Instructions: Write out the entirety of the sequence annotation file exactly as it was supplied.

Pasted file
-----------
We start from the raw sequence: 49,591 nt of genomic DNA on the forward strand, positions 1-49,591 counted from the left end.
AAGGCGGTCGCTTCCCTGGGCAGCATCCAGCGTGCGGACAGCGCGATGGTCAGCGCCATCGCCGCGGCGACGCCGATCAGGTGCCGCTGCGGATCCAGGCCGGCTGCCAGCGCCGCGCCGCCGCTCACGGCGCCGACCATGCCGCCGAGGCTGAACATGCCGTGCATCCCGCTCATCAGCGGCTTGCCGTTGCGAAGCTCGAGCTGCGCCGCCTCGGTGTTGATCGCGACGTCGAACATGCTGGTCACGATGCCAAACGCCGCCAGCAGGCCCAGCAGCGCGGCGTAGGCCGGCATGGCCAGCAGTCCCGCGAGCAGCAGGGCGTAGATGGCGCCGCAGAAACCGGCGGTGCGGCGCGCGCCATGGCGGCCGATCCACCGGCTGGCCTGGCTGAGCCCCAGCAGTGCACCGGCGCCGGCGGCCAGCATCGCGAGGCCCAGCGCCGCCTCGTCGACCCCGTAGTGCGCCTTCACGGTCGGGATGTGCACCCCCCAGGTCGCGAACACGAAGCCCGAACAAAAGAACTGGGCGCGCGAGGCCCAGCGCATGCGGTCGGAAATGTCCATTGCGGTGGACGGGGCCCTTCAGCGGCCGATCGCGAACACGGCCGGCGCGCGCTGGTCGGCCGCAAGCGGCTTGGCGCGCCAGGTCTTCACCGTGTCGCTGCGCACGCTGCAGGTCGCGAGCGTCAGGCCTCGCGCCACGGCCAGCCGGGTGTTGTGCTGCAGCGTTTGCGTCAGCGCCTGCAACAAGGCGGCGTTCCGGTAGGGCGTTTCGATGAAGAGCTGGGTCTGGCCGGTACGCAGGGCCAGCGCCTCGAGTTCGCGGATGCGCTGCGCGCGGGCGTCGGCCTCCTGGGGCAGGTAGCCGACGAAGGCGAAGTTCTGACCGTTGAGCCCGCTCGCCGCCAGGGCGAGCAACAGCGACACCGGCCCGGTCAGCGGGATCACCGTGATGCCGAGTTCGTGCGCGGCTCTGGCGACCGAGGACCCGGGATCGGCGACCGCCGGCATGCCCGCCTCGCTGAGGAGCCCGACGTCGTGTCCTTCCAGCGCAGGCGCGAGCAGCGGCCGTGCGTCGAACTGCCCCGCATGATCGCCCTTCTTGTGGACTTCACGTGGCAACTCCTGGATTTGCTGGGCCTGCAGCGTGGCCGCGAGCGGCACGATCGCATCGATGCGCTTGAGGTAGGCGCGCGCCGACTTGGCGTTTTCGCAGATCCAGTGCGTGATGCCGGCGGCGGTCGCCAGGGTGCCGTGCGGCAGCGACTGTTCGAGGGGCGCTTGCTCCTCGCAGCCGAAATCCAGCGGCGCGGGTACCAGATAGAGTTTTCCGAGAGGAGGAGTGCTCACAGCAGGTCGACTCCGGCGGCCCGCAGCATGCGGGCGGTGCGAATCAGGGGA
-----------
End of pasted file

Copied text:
We start from the raw sequence: 49,591 nt of genomic DNA on the forward strand, positions 1-49,591 counted from the left end.
AAGGCGGTCGCTTCCCTGGGCAGCATCCAGCGTGCGGACAGCGCGATGGTCAGCGCCATCGCCGCGGCGACGCCGATCAGGTGCCGCTGCGGATCCAGGCCGGCTGCCAGCGCCGCGCCGCCGCTCACGGCGCCGACCATGCCGCCGAGGCTGAACATGCCGTGCATCCCGCTCATCAGCGGCTTGCCGTTGCGAAGCTCGAGCTGCGCCGCCTCGGTGTTGATCGCGACGTCGAACATGCTGGTCACGATGCCAAACGCCGCCAGCAGGCCCAGCAGCGCGGCGTAGGCCGGCATGGCCAGCAGTCCCGCGAGCAGCAGGGCGTAGATGGCGCCGCAGAAACCGGCGGTGCGGCGCGCGCCATGGCGGCCGATCCACCGGCTGGCCTGGCTGAGCCCCAGCAGTGCACCGGCGCCGGCGGCCAGCATCGCGAGGCCCAGCGCCGCCTCGTCGACCCCGTAGTGCGCCTTCACGGTCGGGATGTGCACCCCCCAGGTCGCGAACACGAAGCCCGAACAAAAGAACTGGGCGCGCGAGGCCCAGCGCATGCGGTCGGAAATGTCCATTGCGGTGGACGGGGCCCTTCAGCGGCCGATCGCGAACACGGCCGGCGCGCGCTGGTCGGCCGCAAGCGGCTTGGCGCGCCAGGTCTTCACCGTGTCGCTGCGCACGCTGCAGGTCGCGAGCGTCAGGCCTCGCGCCACGGCCAGCCGGGTGTTGTGCTGCAGCGTTTGCGTCAGCGCCTGCAACAAGGCGGCGTTCCGGTAGGGCGTTTCGATGAAGAGCTGGGTCTGGCCGGTACGCAGGGCCAGCGCCTCGAGTTCGCGGATGCGCTGCGCGCGGGCGTCGGCCTCCTGGGGCAGGTAGCCGACGAAGGCGAAGTTCTGACCGTTGAGCCCGCTCGCCGCCAGGGCGAGCAACAGCGACACCGGCCCGGTCAGCGGGATCACCGTGATGCCGAGTTCGTGCGCGGCTCTGGCGACCGAGGACCCGGGATCGGCGACCGCCGGCATGCCCGCCTCGCTGAGGAGCCCGACGTCGTGTCCTTCCAGCGCAGGCGCGAGCAGCGGCCGTGCGTCGAACTGCCCCGCATGATCGCCCTTCTTGTGGACTTCACGTGGCAACTCCTGGATTTGCTGGGCCTGCAGCGTGGCCGCGAGCGGCACGATCGCATCGATGCGCTTGAGGTAGGCGCGCGCCGACTTGGCGTTTTCGCAGATCCAGTGCGTGATGCCGGCGGCGGTCGCCAGGGTGCCGTGCGGCAGCGACTGTTCGAGGGGCGCTTGCTCCTCGCAGCCGAAATCCAGCGGCGCGGGTACCAGATAGAGTTTTCCGAGAGGAGGAGTGCTCACAGCAGGTCGACTCCGGCGGCCCGCAGCATGCGGGCGGTGCGAATCAGGGGA